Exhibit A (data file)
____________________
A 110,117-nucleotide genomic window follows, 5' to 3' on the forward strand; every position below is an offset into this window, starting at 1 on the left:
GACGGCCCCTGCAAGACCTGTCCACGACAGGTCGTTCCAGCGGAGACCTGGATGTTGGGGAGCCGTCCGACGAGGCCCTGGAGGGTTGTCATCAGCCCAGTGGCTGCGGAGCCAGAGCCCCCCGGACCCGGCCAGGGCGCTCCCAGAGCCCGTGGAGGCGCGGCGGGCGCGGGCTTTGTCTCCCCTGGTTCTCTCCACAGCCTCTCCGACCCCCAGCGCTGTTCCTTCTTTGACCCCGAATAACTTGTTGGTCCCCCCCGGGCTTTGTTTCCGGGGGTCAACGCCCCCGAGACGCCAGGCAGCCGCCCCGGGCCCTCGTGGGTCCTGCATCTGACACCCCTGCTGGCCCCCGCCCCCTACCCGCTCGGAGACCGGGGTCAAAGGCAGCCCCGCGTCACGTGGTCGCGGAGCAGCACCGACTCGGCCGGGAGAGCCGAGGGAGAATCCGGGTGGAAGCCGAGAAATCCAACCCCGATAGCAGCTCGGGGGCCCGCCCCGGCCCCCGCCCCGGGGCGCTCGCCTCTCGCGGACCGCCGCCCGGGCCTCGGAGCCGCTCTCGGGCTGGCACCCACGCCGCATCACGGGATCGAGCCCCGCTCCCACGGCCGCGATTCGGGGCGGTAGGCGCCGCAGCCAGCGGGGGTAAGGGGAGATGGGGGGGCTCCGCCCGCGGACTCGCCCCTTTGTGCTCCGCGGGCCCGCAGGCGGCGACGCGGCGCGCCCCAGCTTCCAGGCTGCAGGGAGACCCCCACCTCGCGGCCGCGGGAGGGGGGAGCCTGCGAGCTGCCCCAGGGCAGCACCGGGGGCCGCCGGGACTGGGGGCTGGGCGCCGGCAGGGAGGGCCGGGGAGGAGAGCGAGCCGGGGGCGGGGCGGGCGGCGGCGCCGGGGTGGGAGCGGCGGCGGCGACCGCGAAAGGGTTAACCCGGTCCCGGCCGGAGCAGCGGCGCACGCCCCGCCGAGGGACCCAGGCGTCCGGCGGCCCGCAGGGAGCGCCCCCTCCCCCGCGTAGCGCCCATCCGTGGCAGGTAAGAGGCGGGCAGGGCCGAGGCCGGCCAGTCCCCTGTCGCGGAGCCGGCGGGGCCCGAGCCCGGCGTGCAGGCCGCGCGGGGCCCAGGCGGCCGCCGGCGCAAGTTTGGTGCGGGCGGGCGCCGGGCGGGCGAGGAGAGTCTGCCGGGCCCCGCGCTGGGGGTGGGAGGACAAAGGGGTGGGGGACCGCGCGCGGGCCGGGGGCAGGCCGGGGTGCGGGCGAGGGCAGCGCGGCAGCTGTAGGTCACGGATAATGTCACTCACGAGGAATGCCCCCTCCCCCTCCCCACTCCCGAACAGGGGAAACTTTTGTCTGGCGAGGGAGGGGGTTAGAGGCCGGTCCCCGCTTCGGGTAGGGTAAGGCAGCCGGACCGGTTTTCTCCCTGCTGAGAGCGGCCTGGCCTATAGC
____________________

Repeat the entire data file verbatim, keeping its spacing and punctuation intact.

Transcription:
A 110,117-nucleotide genomic window follows, 5' to 3' on the forward strand; every position below is an offset into this window, starting at 1 on the left:
GACGGCCCCTGCAAGACCTGTCCACGACAGGTCGTTCCAGCGGAGACCTGGATGTTGGGGAGCCGTCCGACGAGGCCCTGGAGGGTTGTCATCAGCCCAGTGGCTGCGGAGCCAGAGCCCCCCGGACCCGGCCAGGGCGCTCCCAGAGCCCGTGGAGGCGCGGCGGGCGCGGGCTTTGTCTCCCCTGGTTCTCTCCACAGCCTCTCCGACCCCCAGCGCTGTTCCTTCTTTGACCCCGAATAACTTGTTGGTCCCCCCCGGGCTTTGTTTCCGGGGGTCAACGCCCCCGAGACGCCAGGCAGCCGCCCCGGGCCCTCGTGGGTCCTGCATCTGACACCCCTGCTGGCCCCCGCCCCCTACCCGCTCGGAGACCGGGGTCAAAGGCAGCCCCGCGTCACGTGGTCGCGGAGCAGCACCGACTCGGCCGGGAGAGCCGAGGGAGAATCCGGGTGGAAGCCGAGAAATCCAACCCCGATAGCAGCTCGGGGGCCCGCCCCGGCCCCCGCCCCGGGGCGCTCGCCTCTCGCGGACCGCCGCCCGGGCCTCGGAGCCGCTCTCGGGCTGGCACCCACGCCGCATCACGGGATCGAGCCCCGCTCCCACGGCCGCGATTCGGGGCGGTAGGCGCCGCAGCCAGCGGGGGTAAGGGGAGATGGGGGGGCTCCGCCCGCGGACTCGCCCCTTTGTGCTCCGCGGGCCCGCAGGCGGCGACGCGGCGCGCCCCAGCTTCCAGGCTGCAGGGAGACCCCCACCTCGCGGCCGCGGGAGGGGGGAGCCTGCGAGCTGCCCCAGGGCAGCACCGGGGGCCGCCGGGACTGGGGGCTGGGCGCCGGCAGGGAGGGCCGGGGAGGAGAGCGAGCCGGGGGCGGGGCGGGCGGCGGCGCCGGGGTGGGAGCGGCGGCGGCGACCGCGAAAGGGTTAACCCGGTCCCGGCCGGAGCAGCGGCGCACGCCCCGCCGAGGGACCCAGGCGTCCGGCGGCCCGCAGGGAGCGCCCCCTCCCCCGCGTAGCGCCCATCCGTGGCAGGTAAGAGGCGGGCAGGGCCGAGGCCGGCCAGTCCCCTGTCGCGGAGCCGGCGGGGCCCGAGCCCGGCGTGCAGGCCGCGCGGGGCCCAGGCGGCCGCCGGCGCAAGTTTGGTGCGGGCGGGCGCCGGGCGGGCGAGGAGAGTCTGCCGGGCCCCGCGCTGGGGGTGGGAGGACAAAGGGGTGGGGGACCGCGCGCGGGCCGGGGGCAGGCCGGGGTGCGGGCGAGGGCAGCGCGGCAGCTGTAGGTCACGGATAATGTCACTCACGAGGAATGCCCCCTCCCCCTCCCCACTCCCGAACAGGGGAAACTTTTGTCTGGCGAGGGAGGGGGTTAGAGGCCGGTCCCCGCTTCGGGTAGGGTAAGGCAGCCGGACCGGTTTTCTCCCTGCTGAGAGCGGCCTGGCCTATAGC